(Actually, now I'm not sure. Either it happened that way, or you-Samantha-assistant, as described above. I'm pretty sure it was that way, though; I remember her defensive roll.)

Before we go on, maybe we should check over all that. Does it make more sense now?

Best, Ron
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Markus
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« Reply #16 on: September 18, 2011, 12:50:09 PM »


iv) Let's break out what might have happened. Let's say the assistant had the highest roll. That means the shot was coming straight at Jenkins, period, first thing. And your defensive roll was already on the table, being inadequate. The only reasonable thing to do at that moment would be to abort the defense (which wasn't working) and defend (again) with full dice, although not the bonus two. That's the other nice thing about the Full Defense option; you get a re-roll if it doesn't work unless for some reason you're silly enough not to do it. At this point, it would all come down to the bullet hitting you or not, with Samantha having effectively been too slow to get there in time throughout the entire exchange.


Could you elaborate a bit on this seemingly "active" use of a non-proactive action during combat (aka complex conflict)? The core rulebook definitely says that purely defensive actions don't get you an action roll, just the 2-dice bonus in defence roll(s).

I always assumed that the full defense rule was like this by design, to make reactive actions a second-rate choice compared to actually taking your chances and, well, doing more exciting stuff.

If the "non-proactive-but-active" use quoted above is correct, I have a few followup questions. Thanks!
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Ron Edwards
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« Reply #17 on: September 19, 2011, 07:42:14 AM »

Hi Markus,

I see how this can be confusing, but it is merely a matter of phrasing. The book is correct. So is what I say here. I'll try to clarify in light of two facts.

1. The fact is that during the pre-roll, announcement step, a person has to say "I'm conducting purely defensive actions," so we know why he or she isn't making what the rules (somewhat confusingly) call an action roll. One way to look at it is that the character's actions for this round of rolls cannot prompt a defensive roll from anyone else. They're doing something, i.e., defending in some way, but that's all.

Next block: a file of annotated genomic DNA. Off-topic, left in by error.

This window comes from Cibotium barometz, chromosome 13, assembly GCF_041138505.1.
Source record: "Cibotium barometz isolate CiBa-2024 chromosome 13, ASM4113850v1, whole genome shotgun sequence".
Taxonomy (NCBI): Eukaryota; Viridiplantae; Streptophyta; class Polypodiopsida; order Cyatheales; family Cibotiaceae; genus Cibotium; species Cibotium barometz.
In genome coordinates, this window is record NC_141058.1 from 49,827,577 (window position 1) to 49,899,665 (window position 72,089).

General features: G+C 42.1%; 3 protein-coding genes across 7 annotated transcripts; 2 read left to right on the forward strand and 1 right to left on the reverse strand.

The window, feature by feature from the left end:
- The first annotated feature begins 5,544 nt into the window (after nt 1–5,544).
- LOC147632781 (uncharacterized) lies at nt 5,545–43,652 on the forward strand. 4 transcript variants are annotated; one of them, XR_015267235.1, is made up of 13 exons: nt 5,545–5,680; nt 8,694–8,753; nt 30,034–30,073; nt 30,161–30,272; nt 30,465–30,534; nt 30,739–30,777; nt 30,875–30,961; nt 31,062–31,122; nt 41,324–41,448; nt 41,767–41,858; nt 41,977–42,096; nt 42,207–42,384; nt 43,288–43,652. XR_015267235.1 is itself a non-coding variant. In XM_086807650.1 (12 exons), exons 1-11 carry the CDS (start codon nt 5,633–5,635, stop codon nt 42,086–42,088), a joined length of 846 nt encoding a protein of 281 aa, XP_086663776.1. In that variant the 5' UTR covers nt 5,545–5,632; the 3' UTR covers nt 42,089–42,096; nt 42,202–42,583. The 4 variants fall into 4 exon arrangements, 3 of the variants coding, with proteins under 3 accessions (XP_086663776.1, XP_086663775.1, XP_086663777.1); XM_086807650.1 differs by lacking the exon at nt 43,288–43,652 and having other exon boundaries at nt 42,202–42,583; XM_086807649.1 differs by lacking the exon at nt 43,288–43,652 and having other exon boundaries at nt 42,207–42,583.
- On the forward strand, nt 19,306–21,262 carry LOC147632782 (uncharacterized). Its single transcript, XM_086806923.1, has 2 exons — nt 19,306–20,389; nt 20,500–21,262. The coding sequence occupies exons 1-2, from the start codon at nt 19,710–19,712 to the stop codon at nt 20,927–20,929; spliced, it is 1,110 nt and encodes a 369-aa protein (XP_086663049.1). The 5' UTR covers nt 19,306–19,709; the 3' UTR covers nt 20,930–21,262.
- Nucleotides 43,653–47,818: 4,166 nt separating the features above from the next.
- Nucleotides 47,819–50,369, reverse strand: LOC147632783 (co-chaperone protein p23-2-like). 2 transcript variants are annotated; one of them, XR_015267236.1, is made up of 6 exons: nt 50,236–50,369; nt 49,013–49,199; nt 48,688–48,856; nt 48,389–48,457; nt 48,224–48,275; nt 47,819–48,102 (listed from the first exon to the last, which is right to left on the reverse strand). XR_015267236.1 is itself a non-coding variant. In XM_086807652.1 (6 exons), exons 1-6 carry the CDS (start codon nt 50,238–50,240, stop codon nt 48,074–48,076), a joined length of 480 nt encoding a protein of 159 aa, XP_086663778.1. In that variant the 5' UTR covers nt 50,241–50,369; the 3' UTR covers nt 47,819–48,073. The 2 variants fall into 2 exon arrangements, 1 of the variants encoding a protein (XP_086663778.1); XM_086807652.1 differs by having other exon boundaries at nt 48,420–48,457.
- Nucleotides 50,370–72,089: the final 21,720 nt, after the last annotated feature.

2. Another fact is that the defensive activity is timed like everything else. So the person at the table does indeed have to roll dice along with everyone else, to see whether the character's defensive activity has begun by the time the first attack directed toward him or her. (We will assume that some attacks are coming toward the character, otherwise the initial announcement was stupid in the first place.) The reason this is so, is that if that roll doesn't take place, we'd be assuming that the character's actions were so supremely fast and effective that they applied automatically throughout the round, which is a little too generous for the Sorcerer philosophy.

This option isn't second-rate on its own terms. It's actually pretty good - it allows a double roll for defense, for example, if the first one isn't good enough. It's also usually the best option if a character has just received a lot of penalties. And it can set up for bonus dice in the upcoming action, potentially, like anything else one might say and roll dice for. But it's true that the character isn't trying to get something done beyond merely making it through the current round.

I'm happy to help with any questions. I hope I've shown that my phrasing in this thread does not contradict the book, but is merely another way to say what the book says.

Best, Ron